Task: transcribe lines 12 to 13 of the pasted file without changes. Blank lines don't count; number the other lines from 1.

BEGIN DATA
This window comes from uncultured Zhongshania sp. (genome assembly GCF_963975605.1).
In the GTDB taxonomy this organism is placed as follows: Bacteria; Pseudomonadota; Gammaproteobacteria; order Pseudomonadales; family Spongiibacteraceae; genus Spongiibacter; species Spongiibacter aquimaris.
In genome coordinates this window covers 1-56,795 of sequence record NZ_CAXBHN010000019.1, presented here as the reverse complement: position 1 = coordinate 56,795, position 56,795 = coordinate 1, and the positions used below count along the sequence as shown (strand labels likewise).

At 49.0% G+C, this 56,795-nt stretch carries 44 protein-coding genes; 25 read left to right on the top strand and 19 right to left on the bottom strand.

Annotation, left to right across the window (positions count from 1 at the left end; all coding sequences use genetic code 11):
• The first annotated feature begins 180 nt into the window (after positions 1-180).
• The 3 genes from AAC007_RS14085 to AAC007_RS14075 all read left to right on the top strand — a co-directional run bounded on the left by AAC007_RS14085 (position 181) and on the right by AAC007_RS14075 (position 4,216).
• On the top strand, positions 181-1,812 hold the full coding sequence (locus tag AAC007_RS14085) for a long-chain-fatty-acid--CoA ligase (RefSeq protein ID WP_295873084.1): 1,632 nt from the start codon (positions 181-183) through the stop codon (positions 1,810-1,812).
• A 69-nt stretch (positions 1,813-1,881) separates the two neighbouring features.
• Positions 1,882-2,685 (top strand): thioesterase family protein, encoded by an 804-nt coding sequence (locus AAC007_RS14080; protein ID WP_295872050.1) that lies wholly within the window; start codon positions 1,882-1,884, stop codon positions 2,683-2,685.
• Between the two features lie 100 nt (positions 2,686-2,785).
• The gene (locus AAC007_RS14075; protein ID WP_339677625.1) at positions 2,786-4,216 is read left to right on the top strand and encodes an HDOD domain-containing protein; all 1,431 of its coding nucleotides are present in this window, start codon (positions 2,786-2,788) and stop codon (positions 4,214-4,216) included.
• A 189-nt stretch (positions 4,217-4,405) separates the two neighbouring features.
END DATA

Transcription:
• The gene (locus AAC007_RS14075; protein ID WP_339677625.1) at positions 2,786-4,216 is read left to right on the top strand and encodes an HDOD domain-containing protein; all 1,431 of its coding nucleotides are present in this window, start codon (positions 2,786-2,788) and stop codon (positions 4,214-4,216) included.
• A 189-nt stretch (positions 4,217-4,405) separates the two neighbouring features.